Tuesday, February 14, 2006

What Putin hopes to gain from Iran

TIME - Monday's news that Iran has postponed Moscow talks, scheduled to start Thursday, on having its uranium enriched in Russia, and has instead resumed its own enrichment activities, was hardly stunning — except, perhaps, to Russian President Vladimir Putin.

Putin had expected a cash windfall from Iran for the Russia-supplied nuclear capacity; the laurels of a global power-broker for defusing the Iranian nuclear crisis; and the praise of his increasingly nostalgic citizens for restoring the lost empire's glory.

Instead, he looks hapless before the specter of a nuclear-armed militant clerical regime that looms beneath the veil of a peaceful nuclear energy project. Putin's massive supplies of conventional weapons to Iran, including air defense missiles and armor, have strengthened that specter — much to Russia's own peril.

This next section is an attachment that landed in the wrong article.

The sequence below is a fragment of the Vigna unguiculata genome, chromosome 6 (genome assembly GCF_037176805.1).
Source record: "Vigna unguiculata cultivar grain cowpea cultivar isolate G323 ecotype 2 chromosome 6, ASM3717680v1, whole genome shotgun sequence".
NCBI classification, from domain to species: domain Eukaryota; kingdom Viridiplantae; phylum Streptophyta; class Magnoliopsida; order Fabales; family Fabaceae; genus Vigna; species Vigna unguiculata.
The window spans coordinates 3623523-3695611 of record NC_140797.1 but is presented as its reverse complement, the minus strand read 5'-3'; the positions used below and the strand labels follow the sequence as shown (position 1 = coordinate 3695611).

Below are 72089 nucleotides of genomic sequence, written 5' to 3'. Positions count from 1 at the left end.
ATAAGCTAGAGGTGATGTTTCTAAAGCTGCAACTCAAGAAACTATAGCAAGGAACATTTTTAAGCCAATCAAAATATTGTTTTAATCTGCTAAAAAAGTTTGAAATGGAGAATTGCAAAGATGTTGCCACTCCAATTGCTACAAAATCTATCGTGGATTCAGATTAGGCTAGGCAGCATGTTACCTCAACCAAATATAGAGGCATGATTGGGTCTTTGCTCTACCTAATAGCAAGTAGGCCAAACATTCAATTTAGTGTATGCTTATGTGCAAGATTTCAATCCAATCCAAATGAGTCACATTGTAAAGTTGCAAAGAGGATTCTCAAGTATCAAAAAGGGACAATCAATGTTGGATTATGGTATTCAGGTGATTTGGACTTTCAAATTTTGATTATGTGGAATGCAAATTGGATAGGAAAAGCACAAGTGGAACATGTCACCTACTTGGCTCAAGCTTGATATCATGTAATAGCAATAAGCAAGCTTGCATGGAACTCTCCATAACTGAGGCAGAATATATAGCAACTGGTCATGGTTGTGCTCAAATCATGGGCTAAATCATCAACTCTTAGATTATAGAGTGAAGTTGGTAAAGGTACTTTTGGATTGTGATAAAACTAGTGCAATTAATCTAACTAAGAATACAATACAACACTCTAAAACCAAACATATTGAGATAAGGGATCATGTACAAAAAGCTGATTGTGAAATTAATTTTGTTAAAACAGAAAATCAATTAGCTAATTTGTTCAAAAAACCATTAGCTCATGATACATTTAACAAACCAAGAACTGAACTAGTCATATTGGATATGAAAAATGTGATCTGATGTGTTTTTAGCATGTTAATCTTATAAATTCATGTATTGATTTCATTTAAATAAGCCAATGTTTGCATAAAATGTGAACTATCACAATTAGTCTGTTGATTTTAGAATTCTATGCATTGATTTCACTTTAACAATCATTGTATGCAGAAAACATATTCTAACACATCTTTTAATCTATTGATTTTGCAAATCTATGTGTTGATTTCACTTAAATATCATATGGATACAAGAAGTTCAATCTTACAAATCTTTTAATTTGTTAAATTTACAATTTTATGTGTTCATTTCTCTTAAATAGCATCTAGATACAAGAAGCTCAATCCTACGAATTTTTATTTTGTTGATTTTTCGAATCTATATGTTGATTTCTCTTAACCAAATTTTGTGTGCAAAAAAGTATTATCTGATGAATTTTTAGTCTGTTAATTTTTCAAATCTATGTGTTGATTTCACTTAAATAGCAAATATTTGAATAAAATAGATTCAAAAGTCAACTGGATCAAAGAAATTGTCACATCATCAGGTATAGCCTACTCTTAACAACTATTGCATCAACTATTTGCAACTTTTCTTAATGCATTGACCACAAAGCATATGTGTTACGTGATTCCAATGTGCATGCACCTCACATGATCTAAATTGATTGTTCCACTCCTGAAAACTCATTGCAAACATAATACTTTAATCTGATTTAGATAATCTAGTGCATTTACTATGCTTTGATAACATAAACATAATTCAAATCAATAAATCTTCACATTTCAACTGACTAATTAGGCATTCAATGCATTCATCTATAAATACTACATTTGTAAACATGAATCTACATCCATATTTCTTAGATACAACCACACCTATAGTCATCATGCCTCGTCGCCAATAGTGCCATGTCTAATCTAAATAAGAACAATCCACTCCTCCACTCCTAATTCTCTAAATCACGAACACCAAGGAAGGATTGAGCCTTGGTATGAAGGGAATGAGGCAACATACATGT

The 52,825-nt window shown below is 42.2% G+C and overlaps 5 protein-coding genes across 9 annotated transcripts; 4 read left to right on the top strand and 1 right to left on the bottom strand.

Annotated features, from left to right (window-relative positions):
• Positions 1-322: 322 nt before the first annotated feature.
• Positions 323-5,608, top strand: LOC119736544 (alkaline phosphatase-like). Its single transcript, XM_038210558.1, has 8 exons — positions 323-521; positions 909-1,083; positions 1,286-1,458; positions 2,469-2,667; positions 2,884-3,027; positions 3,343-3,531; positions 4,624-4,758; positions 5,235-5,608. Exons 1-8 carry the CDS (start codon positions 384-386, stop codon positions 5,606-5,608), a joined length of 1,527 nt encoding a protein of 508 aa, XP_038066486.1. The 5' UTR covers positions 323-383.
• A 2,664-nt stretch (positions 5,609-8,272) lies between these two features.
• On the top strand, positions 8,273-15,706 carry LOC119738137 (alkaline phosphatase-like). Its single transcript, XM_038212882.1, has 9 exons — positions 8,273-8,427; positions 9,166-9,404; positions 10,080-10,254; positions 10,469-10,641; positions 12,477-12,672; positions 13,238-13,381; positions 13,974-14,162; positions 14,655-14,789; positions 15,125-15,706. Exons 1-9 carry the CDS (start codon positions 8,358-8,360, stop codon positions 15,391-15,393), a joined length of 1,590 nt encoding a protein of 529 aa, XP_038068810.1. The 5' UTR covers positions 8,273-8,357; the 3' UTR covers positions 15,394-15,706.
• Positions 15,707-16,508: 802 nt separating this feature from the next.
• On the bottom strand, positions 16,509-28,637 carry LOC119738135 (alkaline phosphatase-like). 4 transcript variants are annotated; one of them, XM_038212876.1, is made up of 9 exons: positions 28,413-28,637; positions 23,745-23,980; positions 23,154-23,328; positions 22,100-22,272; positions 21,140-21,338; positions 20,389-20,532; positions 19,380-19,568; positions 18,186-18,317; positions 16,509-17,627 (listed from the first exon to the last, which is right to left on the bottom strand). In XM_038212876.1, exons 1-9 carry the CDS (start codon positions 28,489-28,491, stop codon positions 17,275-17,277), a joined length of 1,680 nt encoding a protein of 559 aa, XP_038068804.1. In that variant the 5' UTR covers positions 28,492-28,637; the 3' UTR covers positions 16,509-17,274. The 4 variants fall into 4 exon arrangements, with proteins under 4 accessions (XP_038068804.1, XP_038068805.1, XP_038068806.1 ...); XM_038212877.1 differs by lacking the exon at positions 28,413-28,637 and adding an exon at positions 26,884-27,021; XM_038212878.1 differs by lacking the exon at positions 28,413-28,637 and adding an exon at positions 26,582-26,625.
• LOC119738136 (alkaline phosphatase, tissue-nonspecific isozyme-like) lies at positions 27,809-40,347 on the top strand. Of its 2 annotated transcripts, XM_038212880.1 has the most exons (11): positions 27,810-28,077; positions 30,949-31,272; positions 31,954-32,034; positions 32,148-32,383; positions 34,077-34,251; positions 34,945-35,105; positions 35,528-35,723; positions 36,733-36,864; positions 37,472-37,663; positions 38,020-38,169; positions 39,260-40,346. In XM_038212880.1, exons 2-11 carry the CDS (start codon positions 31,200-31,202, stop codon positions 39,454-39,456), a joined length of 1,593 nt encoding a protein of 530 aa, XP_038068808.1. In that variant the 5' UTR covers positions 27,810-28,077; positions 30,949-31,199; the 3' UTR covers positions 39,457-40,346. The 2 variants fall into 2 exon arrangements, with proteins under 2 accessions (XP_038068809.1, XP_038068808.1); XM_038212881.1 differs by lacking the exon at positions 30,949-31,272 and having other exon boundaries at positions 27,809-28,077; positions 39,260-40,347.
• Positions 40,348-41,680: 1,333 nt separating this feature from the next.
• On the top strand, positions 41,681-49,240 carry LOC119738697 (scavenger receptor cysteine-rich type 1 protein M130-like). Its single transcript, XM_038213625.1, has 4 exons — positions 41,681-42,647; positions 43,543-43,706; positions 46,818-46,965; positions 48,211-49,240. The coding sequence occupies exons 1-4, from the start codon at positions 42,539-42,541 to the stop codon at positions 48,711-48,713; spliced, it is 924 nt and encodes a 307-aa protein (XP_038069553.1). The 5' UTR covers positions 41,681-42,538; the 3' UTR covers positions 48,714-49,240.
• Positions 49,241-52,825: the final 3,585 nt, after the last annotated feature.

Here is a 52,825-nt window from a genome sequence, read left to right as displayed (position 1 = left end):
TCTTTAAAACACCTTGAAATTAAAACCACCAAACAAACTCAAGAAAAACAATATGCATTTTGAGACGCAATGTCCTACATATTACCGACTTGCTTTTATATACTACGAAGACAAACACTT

...From 1990 through 1996, Russia supplied over $5 billion worth arms to Iran. Then, Russia heeded a U.S. request to stop military supplies, but resumed them in 2000, just as Putin became president. Last October, Moscow and Tehran signed a deal on military supplies worth $300 million annually. Russia will also supply $700 million worth of surface-to-air missiles. The Iranian arms market now promises Russia some $10 billion over next several years.

These tantalizing riches risk falling into the same chasm, however, as the unpaid billions owed to Russia by Saddam Hussein's regime, and other Moscow-backed rogue regimes. Russia risks ending up unpaid, friendless — and facing a volatile nuclear neighbor, connected to terrorist groups and armed with Russian weapons, right on her unstable southern border. Some return to glory, indeed.

Read the article in full.